In a drastic makeover for the search engine, Google search will soon “answer questions” instead of just hunting words.
Google searches will no longer throw up a simple list of blue links – a huge change for the page that forms the world’s “doorway” to the web.
Within few months, the top of the Results page will be dotted with information that “answers questions” posed in Search.
The move echoes what Microsoft has done with its Bing search engine.
Bing is the second most-popular search engine in the U.S. – and built to deliver answers to questions.
“People today expect more than 10 blue links on a page,” says Microsoft.
Google has quietly amassed information on 200 million of “entities” – people, places, products – and the new version of search will feed users information about the “entity” they are searching for.
Instead of relying on Wikipedia, for instance, to provide facts and figures, Google will provide this information itself.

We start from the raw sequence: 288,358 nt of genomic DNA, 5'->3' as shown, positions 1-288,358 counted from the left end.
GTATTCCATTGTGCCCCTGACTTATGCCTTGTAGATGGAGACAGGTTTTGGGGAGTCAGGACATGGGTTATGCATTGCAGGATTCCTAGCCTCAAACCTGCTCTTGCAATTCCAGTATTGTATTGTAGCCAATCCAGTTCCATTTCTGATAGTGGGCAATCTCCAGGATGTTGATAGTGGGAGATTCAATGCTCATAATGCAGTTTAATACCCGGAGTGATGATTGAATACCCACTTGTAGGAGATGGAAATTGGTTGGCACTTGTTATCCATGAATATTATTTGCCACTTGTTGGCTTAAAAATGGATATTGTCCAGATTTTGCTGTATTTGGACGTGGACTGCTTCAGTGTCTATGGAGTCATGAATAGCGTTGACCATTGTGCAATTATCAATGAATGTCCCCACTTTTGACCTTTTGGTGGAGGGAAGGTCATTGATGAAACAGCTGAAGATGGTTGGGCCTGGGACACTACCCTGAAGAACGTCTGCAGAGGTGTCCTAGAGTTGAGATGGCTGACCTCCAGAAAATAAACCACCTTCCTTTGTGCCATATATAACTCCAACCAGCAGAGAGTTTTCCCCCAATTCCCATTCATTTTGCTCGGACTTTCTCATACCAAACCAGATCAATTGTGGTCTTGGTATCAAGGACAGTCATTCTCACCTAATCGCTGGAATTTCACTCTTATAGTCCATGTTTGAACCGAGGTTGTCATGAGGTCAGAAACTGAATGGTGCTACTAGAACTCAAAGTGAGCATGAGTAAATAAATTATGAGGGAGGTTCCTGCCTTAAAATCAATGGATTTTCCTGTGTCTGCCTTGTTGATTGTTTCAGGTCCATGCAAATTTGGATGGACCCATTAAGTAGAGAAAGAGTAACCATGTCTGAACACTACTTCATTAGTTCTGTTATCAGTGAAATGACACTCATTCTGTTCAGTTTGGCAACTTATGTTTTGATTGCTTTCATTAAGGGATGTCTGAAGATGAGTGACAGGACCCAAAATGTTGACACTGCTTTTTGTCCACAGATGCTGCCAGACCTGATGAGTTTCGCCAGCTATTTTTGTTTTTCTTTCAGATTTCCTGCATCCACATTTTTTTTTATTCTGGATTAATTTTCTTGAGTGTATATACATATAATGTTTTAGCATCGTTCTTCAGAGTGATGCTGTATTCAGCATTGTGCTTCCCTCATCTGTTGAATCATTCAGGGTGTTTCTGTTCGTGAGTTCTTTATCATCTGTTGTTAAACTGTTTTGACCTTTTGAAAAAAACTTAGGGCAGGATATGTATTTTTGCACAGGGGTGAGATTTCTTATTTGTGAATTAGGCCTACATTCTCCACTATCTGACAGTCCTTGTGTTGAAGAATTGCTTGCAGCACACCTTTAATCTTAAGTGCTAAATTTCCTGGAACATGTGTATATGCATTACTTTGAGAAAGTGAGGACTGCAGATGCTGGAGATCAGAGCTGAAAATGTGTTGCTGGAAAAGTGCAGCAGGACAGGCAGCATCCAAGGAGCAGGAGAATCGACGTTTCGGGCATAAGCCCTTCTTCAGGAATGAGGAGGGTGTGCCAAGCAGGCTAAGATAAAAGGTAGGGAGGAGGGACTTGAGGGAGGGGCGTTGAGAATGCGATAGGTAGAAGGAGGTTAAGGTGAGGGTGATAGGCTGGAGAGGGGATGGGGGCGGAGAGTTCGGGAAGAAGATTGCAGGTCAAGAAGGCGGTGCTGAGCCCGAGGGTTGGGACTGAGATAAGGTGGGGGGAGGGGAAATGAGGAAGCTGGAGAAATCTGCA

In 2010, Google acquired FreeBase, a “knowledge graph” company – and has expanded its database of “entities” from 12 million to 200 million today.
Unnamed sources speaking to the Wall Street Journal said that the change – a dramatic shift for Google – would start to appear over the next few months.
Amit Singhal, a senior vice president at Google said in a recent interview that most searches rely on other sites to provide an answer – not Google itself.
“We cross our fingers and hope there’s a Web page out there with the answer,” says Amit Singhal.
Amit Singhal claims that the changes are part of an ongoing process which could take years.
The Wall Street Journal claims that the process will be much more rapid.
The new version of search will use what’s called “semantic search”, which attempts to understand the meaning of searches, rather than simply hunting for words.
Google still accounts for roughly 66% of the search market worldwide.
But the new, beefed-up version of search could keep the giant ahead of competitors such as Microsoft’s Bing, and enable the search engine to compete with Facebook, if the social network ever unveils its own search engine.